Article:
In radical Lacanian cultural critique, affirmations of unconscious desire and the reinvention of the symbolic order are frequently founded upon dismissals of the imaginary ego and its paranoid obsessions with meaning, coherence, and identity politics. By bringing Lacan’s theorization of the schizophrenic imaginary into conversation with the work of French psychoanalyst Françoise Dolto and the Martinican psychiatrist and militant philosopher Frantz Fanon, this essay challenges the hierarchical organization of the real, symbolic, and imaginary registers in dominant Lacanian critique. Simultaneously, the essay rethinks the very definition of imaginary narcissism through historically specific contexts of psychic fragmentation under colonial and postcolonial capitalism, offering a differential and material account of the production of identity politics that is at once decolonial and psychoanalytic. Contesting ahistorical accounts of imaginary plenitude underpinning theoretical rejections of identity, the essay insists on the need to see imaginary identitarianism and its symbolic and real consequences in terms of heuristic and situated “narcissistic wounds” that expose the profoundly unequal logic of equivalence subtending global capitalism.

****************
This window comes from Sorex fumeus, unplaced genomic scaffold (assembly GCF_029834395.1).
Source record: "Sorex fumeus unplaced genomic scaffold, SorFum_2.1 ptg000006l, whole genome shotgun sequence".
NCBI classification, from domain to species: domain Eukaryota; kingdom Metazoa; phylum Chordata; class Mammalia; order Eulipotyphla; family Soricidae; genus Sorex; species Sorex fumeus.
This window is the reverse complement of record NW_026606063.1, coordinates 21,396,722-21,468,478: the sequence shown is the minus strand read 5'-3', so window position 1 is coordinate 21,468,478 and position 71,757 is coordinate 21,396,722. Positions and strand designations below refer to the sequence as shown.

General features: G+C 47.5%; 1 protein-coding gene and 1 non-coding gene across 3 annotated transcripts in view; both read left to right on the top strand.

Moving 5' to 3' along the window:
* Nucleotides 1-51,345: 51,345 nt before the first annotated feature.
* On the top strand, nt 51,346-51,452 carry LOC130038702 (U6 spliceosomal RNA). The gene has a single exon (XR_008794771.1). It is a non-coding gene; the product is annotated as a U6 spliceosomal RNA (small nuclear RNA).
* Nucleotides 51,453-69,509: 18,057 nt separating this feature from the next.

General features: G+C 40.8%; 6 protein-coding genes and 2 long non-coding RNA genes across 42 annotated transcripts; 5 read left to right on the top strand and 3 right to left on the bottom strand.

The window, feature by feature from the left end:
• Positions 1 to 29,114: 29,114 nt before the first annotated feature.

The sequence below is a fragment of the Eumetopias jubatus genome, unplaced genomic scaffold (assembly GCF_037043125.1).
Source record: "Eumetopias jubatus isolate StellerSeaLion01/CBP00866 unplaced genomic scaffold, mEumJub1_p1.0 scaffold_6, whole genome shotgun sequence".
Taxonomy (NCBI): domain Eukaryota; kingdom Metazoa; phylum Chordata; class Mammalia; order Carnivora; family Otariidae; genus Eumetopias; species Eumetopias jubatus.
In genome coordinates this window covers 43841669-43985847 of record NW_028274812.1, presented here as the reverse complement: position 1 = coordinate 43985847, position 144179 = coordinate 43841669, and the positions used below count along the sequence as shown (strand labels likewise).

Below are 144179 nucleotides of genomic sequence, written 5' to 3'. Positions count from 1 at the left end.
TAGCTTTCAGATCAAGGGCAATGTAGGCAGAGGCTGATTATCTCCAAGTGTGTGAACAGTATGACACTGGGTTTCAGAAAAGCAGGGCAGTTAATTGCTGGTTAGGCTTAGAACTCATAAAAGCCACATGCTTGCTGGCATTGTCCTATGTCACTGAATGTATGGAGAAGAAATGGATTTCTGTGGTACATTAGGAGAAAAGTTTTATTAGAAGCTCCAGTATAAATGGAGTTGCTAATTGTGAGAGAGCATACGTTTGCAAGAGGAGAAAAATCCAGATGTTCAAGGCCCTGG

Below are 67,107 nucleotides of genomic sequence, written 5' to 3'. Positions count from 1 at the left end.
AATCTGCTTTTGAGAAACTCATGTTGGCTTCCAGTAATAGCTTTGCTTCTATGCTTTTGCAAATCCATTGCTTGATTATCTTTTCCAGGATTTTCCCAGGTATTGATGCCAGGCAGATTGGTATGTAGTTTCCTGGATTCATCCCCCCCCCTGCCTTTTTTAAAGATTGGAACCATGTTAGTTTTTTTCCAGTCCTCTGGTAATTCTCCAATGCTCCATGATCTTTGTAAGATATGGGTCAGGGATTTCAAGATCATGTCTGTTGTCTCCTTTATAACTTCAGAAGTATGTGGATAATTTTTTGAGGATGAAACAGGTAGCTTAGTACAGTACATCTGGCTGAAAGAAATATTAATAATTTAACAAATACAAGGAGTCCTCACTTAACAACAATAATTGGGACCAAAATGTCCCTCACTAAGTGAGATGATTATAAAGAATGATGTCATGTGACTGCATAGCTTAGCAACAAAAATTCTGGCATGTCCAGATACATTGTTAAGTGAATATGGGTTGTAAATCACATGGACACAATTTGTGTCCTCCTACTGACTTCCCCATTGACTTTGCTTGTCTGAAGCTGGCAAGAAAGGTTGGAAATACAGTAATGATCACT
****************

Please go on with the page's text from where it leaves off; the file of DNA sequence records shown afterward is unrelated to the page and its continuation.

You do not currently have access to this content.